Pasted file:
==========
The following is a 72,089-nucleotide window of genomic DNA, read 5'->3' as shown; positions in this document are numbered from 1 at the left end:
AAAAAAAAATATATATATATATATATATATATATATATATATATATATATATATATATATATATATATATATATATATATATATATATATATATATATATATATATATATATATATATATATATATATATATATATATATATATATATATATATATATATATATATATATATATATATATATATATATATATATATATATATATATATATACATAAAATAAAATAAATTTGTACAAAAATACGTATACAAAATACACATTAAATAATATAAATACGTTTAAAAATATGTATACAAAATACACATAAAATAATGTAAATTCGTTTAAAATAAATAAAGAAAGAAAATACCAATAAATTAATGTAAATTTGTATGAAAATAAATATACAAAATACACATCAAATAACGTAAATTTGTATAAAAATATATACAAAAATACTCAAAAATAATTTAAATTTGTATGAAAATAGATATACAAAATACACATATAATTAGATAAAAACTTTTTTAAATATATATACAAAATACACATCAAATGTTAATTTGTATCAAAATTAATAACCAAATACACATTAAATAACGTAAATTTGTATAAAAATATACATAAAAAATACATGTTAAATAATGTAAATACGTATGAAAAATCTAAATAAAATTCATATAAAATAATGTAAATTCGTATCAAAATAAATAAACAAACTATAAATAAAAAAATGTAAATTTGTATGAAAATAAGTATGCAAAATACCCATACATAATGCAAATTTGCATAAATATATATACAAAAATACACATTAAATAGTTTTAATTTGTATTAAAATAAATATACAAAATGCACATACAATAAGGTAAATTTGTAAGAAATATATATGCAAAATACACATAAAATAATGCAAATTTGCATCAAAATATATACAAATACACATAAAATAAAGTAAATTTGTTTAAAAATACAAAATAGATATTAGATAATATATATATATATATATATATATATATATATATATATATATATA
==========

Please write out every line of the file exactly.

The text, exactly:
The following is a 72,089-nucleotide window of genomic DNA, read 5'->3' as shown; positions in this document are numbered from 1 at the left end:
AAAAAAAAATATATATATATATATATATATATATATATATATATATATATATATATATATATATATATATATATATATATATATATATATATATATATATATATATATATATATATATATATATATATATATATATATATATATATATATATATATATATATATATATATATATATATATATATATATATATATATATATATATATATATACATAAAATAAAATAAATTTGTACAAAAATACGTATACAAAATACACATTAAATAATATAAATACGTTTAAAAATATGTATACAAAATACACATAAAATAATGTAAATTCGTTTAAAATAAATAAAGAAAGAAAATACCAATAAATTAATGTAAATTTGTATGAAAATAAATATACAAAATACACATCAAATAACGTAAATTTGTATAAAAATATATACAAAAATACTCAAAAATAATTTAAATTTGTATGAAAATAGATATACAAAATACACATATAATTAGATAAAAACTTTTTTAAATATATATACAAAATACACATCAAATGTTAATTTGTATCAAAATTAATAACCAAATACACATTAAATAACGTAAATTTGTATAAAAATATACATAAAAAATACATGTTAAATAATGTAAATACGTATGAAAAATCTAAATAAAATTCATATAAAATAATGTAAATTCGTATCAAAATAAATAAACAAACTATAAATAAAAAAATGTAAATTTGTATGAAAATAAGTATGCAAAATACCCATACATAATGCAAATTTGCATAAATATATATACAAAAATACACATTAAATAGTTTTAATTTGTATTAAAATAAATATACAAAATGCACATACAATAAGGTAAATTTGTAAGAAATATATATGCAAAATACACATAAAATAATGCAAATTTGCATCAAAATATATACAAATACACATAAAATAAAGTAAATTTGTTTAAAAATACAAAATAGATATTAGATAATATATATATATATATATATATATATATATATATATATATATATA